February 24, 2013 by Gary Mortenson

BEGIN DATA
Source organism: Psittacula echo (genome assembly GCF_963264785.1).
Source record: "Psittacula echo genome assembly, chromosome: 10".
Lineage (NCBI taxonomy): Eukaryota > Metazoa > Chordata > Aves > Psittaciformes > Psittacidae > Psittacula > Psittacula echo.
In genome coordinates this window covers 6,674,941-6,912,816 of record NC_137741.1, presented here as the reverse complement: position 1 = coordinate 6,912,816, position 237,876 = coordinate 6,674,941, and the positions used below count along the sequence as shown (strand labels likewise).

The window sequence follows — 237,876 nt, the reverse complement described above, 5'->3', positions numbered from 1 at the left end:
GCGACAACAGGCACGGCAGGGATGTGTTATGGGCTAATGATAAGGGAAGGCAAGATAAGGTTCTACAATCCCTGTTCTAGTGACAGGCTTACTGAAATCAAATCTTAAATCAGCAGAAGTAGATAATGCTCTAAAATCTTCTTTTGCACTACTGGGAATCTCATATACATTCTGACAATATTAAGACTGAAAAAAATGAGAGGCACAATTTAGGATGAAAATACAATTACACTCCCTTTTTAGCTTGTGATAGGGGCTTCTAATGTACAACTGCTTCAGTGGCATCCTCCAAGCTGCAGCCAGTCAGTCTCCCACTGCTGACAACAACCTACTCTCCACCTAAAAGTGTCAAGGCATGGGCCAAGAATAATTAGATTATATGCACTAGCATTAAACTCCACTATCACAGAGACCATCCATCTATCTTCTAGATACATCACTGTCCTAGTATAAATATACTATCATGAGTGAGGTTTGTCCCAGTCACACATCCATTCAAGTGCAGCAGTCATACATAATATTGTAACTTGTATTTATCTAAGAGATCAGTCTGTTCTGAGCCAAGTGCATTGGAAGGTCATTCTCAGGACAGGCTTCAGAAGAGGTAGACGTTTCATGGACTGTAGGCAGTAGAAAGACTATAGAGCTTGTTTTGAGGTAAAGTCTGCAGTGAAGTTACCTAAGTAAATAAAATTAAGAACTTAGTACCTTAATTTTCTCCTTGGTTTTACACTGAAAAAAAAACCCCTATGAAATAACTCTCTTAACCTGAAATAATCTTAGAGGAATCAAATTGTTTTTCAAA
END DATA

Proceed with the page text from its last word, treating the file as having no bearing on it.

ROOSEVELT, Ariz. - A few weeks ago, John Fuqua of Oxnard, Calif., wasn't even sure he wanted to fish the EverStart Series Western Division event on Lake Roosevelt. But thanks to a timely conversation with a good friend, Fuqua decided to throw his hat in the ring. As it turns out, it was a fateful decision he'll remember for the rest of his career. Bolstered by a final-day catch of 9 pounds, 1 ounce, Fuqua won the EverStart title on Lake Roosevelt going away. "I've never won an FLW tournament before and I've never even lead a major tournament going into the finals," said Fuqua, who boated a total, three-day catch of 31 pounds, 3 ounces - 5 pounds, 6 ounces more than his next closest competitor. "So to win the title here is absolutely huge. Huge. I've been working for this win for a while. This lake has always been special to me. I've cashed a check every time I've come here. It just feels great." Amazingly enough, Fuqua won the tournament title even though he only brought a total of 10 fish to the scales all week, which included a dangerous three-fish catch in the final round. "If you would have told me that I would win this tournament with only 10 fish, I would have told you that you were crazy," said Fuqua. As a consequence of the brutal fishing conditions that anglers faced all week - including fishing during the back end of a cold front, water levels 30 feet below normal pool, a virtually non-existent prespawn bite and bluebird skies over the final two days of tournament action - Fuqua gambled that big bites would be more important than small limits. As it turned out, he was spot on. "The smallest fish I caught all week was a 2-pounder that I weighed in today," he said. "I didn't get a lot of bites this week, but the ones I did get were quality bites. And that was my plan all along - to go for the big bites." Fuqua said that he targeted largemouth bass with a deep-cranking pattern, relying on a Norman Lures DD-22 crankbait in a firetiger color to land the majority of his catch. "I was fishing rock and brush on the edges of breaks and creek channels in anywhere from 6 to 20 feet of water," he said. "Like everyone said, the fishing was really tough all week. I mean, I didn't catch one limit the entire tournament. But I put myself in a position today where the guys were really going to have to catch them in order to beat me. It was a grind out there. But I couldn't have asked for a better week." For his efforts, Fuqua took home nearly $28,000 in winnings - as well as the first major tournament title of his career. Bertrand settles for second Heading into the final day of competition on Lake Roosevelt, second-place qualifier Josh Bertrand of Gilbert, Ariz., had his sights squarely set on a tournament title. Unfortunately, in the end, his 6-pound, 8-ounce stringer came up a little short in the finals. "I really wanted to bring in a limit today but I came up one fish short," said Bertrand, who ultimately recorded a three-day limit of 25 pounds, 13 ounces. "I really wanted to make sure that I did everything possible to come back with a limit, but it was really tough out there. It was just a grind all day. At no time did the bite really excel like I hoped it would." Bertrand said that he tried to employ a two-pronged strategy, but the bites were just not there today to execute his game plan. "We started out early fishing some reaction baits - a Pepper spinnerbait and a Spro crankbait - just trying to catch a big one. But it really wasn't working out so I switched over to a drop-shot for the rest of the day. We're targeting rocks in about 20 to 40 feet of water and I was really hoping to get a limit with time to spare so I could go after some bigger bites. But I just never got one. I only wound up with four bites all day. It was really a grind out there." In the end though, Bertrand said he was happy with his overall performance. "It was tough fishing," he said. "But to make it to the top 10 with these guys is special." For his efforts, Bertrand won nearly $10,500. Nay nets third Veteran angler Ri Nay of Tucson, Ariz., finished the day in third place with a total catch of 24 pounds, 10 ounces. "It was a pretty great tournament for me," he said. "I caught a lot of fish but unfortunately I could never get that one good kicker fish." Nay said that he fished rocky points near steep drop-offs with a combination of Strike King crankbaits and 4-inch Yamamoto jigs in a green-pumpkin color on 12 to 15 pound test line. However, for Nay, the key was speed - or lack thereof. "The most important thing for me was to fish very slowly," he said. "You had to fish slowly to get those bites." All things being equal, Nay said that the difficult fishing conditions anglers faced all week never dampened his spirits. "Even though it was bad weather all week, I still had an awesome time," he said. Nay ultimately took home nearly $7,000 in total prize money for his finish. Michels duplicates fourth-place finish One of the best western sticks in the business, Jeff Michels of Lakehead, Calif., finished the day exactly where he started - in fourth place. However, it wasn't for lack of trying. "I started out the day fishing a drop-shot, caught one small fish and realized that there was no way I was going to win if I kept doing this," said Michels. "So I switched it up and started cranking a firetiger Bomber Fat A - and that's what I wound up catching all of my big fish on." However, it didn't help that Michels lost some key fish when it counted most. "During the last part of the day my fish really started to move in," he said. "I really wished I could have stayed there another hour. But I missed two or three fish with about a half hour to go. And I missed (landing) my fifth fish with 15 minutes left in the day so it was really frustrating. "I'm just a terrible crankbait fisherman," joked Michels. "And I'm telling you, the next tournament I come to where there is a crankbait bite, I'm going to finally know how to throw one." Michels said that he targeted staging fish near river channel walls that were abutting points to land the majority of his catch. "You know, I decided today to finally swing for the fences and I connected once or twice but it wasn't enough," he said. "It was definitely a tough bite out there. But overall, I definitely had a great week." Although Michels didn't get the title he'd hoped for, he left Lake Roosevelt with his head held high knowing that he just concluded back-to-back top-10 finishes in the Western Division. And for his efforts, Michels now heads into the Cal Delta event as the overall points leader in his division - not to mention the fact that he's now $6,300 richer. Au nets fifth place Tai Au of Gilbert, Ariz., parlayed a total catch of 22 pounds, 12 ounces into a fifth-place finish at Lake Roosevelt. And it just might have been the most difficult top-10 finish of his career. "This is the toughest fishing I've ever seen," he said. "So I'm pretty happy to be up here right now." Au said that he fished a Robo worm almost exclusively this week - and today was no different. "You pretty much had to change up the colors each day," he said. "Whatever new color you threw, that seemed to be what the fish wanted. Normally I'm a river guy. But the fish were really scattered so I wound up fishing the main lake this week." Overall though, Au said he was pleased with the end results. "It was definitely a tough tournament. But to fish with these guys, especially Ri Nay who I looked up to as a kid, was just awesome." Best of the rest Rounding out the top-10 pro finalists: 6th: Steve Foutch of Apache Junction, Ariz., 22-11 7th: Russ Barger of Boise, Idaho, 22-0 8th: Joseph Caporuscio of Coto De Caza, Calif., 19-0 9th: Levi Armstrong of Payson, Ariz., 18-14 10th: Robert Lee of Angels Camp, Calif., 17-7 For a complete list of pro results, click here. EverStart Series Western Division action resumes May 16-18 in Oakley, Calif., on the California Delta.